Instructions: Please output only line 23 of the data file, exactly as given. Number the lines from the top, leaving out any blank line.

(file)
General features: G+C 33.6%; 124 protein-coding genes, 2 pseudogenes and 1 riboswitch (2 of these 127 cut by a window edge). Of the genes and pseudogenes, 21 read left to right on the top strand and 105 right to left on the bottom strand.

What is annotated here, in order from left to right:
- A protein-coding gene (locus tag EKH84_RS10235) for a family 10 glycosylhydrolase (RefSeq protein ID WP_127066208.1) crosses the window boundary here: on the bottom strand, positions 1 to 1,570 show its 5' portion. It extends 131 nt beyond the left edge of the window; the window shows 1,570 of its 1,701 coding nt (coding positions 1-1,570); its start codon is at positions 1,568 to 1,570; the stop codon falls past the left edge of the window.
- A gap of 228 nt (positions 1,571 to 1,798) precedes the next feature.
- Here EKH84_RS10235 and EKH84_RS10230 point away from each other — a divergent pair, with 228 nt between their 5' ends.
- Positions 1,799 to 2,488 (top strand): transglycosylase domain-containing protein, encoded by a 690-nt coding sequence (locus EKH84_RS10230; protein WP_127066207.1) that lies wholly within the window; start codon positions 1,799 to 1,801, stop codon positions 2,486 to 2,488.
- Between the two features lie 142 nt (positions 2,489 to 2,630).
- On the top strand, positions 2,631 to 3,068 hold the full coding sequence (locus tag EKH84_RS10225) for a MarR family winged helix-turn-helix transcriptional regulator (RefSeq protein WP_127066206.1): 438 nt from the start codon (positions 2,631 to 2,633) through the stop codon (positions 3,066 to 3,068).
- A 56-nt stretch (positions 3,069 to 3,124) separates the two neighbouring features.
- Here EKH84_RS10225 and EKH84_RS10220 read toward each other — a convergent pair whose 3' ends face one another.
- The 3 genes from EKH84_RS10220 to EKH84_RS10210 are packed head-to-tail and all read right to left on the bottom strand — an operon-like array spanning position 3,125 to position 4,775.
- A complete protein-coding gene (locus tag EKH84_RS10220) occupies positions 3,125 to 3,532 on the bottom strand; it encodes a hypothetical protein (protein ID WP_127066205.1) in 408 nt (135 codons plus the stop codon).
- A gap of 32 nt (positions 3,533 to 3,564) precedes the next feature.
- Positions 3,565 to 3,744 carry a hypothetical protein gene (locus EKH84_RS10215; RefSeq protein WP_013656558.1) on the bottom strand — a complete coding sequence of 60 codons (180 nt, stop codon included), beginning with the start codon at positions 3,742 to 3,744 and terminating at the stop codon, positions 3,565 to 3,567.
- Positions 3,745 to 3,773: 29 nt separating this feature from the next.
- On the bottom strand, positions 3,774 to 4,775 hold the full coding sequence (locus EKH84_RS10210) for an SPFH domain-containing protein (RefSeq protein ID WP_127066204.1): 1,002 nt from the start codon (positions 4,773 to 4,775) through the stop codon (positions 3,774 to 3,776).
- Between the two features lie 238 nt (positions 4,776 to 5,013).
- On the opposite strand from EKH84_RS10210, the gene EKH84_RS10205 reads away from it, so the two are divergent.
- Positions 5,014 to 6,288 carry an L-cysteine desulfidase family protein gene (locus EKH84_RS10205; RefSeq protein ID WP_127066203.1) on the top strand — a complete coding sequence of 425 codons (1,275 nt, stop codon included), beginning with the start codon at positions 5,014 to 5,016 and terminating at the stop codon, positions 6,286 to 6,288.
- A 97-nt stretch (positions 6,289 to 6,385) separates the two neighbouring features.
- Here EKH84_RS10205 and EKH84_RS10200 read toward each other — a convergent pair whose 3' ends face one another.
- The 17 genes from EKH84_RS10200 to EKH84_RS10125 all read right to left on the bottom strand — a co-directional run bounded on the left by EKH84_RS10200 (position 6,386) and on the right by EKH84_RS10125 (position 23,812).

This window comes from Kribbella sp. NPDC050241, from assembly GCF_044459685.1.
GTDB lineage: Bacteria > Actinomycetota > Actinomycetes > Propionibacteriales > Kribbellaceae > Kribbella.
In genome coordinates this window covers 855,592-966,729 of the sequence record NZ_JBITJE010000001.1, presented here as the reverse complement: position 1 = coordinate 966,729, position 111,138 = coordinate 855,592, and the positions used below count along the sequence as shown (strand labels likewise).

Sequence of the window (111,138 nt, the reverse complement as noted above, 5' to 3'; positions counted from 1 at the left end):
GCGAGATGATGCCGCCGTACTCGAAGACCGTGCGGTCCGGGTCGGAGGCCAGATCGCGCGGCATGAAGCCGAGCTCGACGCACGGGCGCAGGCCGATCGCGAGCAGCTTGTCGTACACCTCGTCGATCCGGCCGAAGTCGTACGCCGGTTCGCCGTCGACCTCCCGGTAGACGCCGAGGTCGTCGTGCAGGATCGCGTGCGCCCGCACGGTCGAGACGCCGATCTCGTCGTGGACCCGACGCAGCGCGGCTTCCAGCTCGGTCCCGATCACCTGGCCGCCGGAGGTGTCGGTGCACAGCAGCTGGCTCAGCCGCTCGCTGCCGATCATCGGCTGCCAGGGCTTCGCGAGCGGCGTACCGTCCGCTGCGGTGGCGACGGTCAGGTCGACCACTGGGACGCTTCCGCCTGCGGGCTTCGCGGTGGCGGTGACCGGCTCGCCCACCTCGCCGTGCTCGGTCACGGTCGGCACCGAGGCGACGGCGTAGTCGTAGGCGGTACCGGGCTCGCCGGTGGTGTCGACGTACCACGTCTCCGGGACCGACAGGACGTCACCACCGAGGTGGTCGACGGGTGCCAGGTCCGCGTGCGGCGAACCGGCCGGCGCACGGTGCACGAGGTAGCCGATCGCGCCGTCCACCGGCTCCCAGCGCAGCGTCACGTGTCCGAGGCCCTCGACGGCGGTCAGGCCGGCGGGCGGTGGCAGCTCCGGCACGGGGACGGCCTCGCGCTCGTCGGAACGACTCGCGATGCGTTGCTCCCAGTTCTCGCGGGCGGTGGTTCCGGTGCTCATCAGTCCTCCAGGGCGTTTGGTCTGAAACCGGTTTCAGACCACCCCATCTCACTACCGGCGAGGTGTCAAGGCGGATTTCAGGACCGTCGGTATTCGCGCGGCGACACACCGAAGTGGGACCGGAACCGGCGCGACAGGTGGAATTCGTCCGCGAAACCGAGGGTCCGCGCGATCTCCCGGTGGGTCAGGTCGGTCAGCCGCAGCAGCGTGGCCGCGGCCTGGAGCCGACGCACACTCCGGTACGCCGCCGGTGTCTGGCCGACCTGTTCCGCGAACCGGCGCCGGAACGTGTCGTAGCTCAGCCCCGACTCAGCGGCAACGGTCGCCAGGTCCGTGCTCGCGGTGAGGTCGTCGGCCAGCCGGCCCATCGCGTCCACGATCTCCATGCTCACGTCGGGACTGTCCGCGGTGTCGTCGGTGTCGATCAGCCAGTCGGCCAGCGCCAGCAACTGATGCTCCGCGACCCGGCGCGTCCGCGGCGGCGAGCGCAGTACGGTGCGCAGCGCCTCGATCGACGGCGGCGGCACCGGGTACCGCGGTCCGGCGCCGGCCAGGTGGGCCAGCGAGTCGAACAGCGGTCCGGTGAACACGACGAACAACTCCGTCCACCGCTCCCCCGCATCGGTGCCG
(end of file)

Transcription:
This window comes from Kribbella sp. NPDC050241, from assembly GCF_044459685.1.